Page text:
Other Questions. - Departmental Audits.

Michael Ring

Question:

8 Mr. Ring asked the Minister for Foreign Affairs if he will report on the activities of his Department's inspection and internal audit section. [15018/02]

An inspection unit was established in my Department in September 1992 in order to have in place a structure to examine the operation of overseas missions in a systematic way. The mandate of the unit was extended in 1994 to cover internal audit. The unit examines and evaluates the operation of missions abroad with a view to ensuring that the resources of the Department are deployed as effectively and productively as possible in line with overall departmental strategy. The unit also performs an independent audit function, which evaluates the efficiency and effectiveness of systems for the internal check and control of operations throughout the Department and makes recommendations for improvements.

From the time of the establishment of the unit in 1992 to date, 47 inspection visits have taken place to missions abroad. Each inspection entails a detailed examination of the allocation and use of the resources of the mission. The general administration, including the keeping of mission accounts and procedures for dealing with the consular work and passports, is also scrutinised. In advance of the visit, both the divisions at headquarters and the mission carry out a detailed survey of their relationship and interaction. Following inspections, the reports are discussed by the management advisory committee with the participation of the relevant head of mission and appropriate action is taken to implement recommendations.

The inspection unit also carried out in 2000 and 2001 a major audit of the overall tasks and resources of the Department. It made a number of significant recommendations, many of which it has been possible to implement. The development co-operation directorate has a separate evaluation and internal audit unit, dedicated to ensuring the quality and relevance of the development work of Ireland Aid and to auditing the accounts of all projects and programmes. It also commissions external evaluations and audit exercises as required. The findings and recommendations from these evaluations have been implemented throughout the Ireland Aid programme.

I hesitate to raise this delicate subject, but with regard to the multiplicity of Third World development agencies, to which the Minister referred, is he satisfied that everything possible is done to keep down the overheads of these sometimes competing organisations? Does his Department play a co-ordinating role or does it encourage co-ordination? What, if any, examination has been undertaken by his Department or this departmental unit into the effectiveness of what is a multiplicity of organisations in terms of dealing with the issues of the developing world, or does the competition between them assist with making people aware? I would like this issue to be addressed. While it does not necessarily have to be done in a public forum, it is an issue in which the Minister, or more particularly, the Minister of State with responsibility for that area, might take an interest.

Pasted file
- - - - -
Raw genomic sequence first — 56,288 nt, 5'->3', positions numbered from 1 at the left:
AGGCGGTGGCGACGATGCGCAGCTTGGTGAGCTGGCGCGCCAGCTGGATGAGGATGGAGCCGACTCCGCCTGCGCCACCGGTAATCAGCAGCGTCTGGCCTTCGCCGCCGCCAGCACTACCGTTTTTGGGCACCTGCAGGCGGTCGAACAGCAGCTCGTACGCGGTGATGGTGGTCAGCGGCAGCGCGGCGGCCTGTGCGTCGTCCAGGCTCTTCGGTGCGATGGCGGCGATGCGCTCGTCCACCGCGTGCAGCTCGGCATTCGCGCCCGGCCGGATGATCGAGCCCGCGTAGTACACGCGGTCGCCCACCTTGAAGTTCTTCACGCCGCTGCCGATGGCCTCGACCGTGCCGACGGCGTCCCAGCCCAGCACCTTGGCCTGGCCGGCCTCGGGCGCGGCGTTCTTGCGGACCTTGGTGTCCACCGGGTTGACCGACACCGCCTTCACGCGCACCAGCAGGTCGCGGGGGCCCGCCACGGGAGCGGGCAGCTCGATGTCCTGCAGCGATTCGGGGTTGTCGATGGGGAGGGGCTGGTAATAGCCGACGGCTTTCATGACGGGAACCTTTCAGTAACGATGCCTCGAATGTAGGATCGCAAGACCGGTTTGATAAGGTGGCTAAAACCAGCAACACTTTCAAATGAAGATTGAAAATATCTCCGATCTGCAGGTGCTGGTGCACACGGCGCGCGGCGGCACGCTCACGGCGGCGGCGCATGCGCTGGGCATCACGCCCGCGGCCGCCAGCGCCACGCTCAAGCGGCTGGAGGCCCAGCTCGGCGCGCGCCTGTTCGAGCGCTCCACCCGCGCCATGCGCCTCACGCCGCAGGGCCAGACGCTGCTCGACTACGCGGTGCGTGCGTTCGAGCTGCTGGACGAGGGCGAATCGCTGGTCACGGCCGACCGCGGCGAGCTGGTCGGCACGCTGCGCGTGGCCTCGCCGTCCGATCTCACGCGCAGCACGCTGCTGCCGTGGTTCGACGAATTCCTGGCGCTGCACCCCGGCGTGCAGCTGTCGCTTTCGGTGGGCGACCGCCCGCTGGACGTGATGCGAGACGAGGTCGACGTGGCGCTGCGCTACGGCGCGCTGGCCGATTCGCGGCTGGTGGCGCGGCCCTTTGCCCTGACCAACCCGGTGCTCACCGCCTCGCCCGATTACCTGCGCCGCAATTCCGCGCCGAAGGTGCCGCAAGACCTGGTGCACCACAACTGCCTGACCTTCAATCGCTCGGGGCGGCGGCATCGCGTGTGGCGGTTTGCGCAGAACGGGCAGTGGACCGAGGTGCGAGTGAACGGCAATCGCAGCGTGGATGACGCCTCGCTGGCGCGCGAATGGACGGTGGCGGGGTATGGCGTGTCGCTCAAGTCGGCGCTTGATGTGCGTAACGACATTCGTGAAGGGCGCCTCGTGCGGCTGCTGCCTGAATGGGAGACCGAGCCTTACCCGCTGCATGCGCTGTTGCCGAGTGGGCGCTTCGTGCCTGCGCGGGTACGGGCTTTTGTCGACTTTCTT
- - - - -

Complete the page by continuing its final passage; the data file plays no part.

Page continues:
I agree that this question could be better addressed by the Minister of State, Deputy Kitt. There is an increasing budget for overseas development aid. An external evaluation on Ireland Aid was carried out by the OECD and the report judged it to be an excellent programme. However, concerns were expressed about its capacity to evaluate, oversee, audit and ensure the sufficiency of personnel and information system resources available to guarantee that we were getting value for money and that everything we were hoping to do was being done on the ground.

In addition, the development and co-operation division, evaluation and audit unit, undertook a range of exercises last year. We have extra personnel in the area and are satisfied we are now building up the necessary expertise required, given that the resources of this area of the Department could quadruple in terms of volume between now and 2007. It is clear that we need an active and able programme in order to get the evaluation and audit in place. It has done a strategic and operational review of the Ireland Aid evaluation unit, the promotion of community managed urban services and an external review of the national committee for development education.

There has been a national review of block grant projects of Concern Worldwide, GOAL and Christian Aid Ireland in India and Bangladesh. There has been an evaluation of GOAL, Concern Worldwide, Trócaire and Self-Help Development International block grant projects in Kenya, Uganda and Malawi and a management system review of potential NGO block grant recipients. There has been a study to develop a formal risk management process in Ireland Aid and an external review of the development programme in Ethiopia; an evaluation of hotel and tourism training project in Zambia; the evaluation of Ireland Aid contributions to the UN Commission for Refugees and to the Office of the UN High Commissioner for Human Rights and the participation in UNICEF review in Zimbabwe, to give a flavour of what has been achieved. The external annual audit programme includes the six priority country programmes plus South Africa. A systematic approach is being taken and, as has been said, if there are any specific areas of concern the Minister of State will only be too happy to give the detailed replies necessary.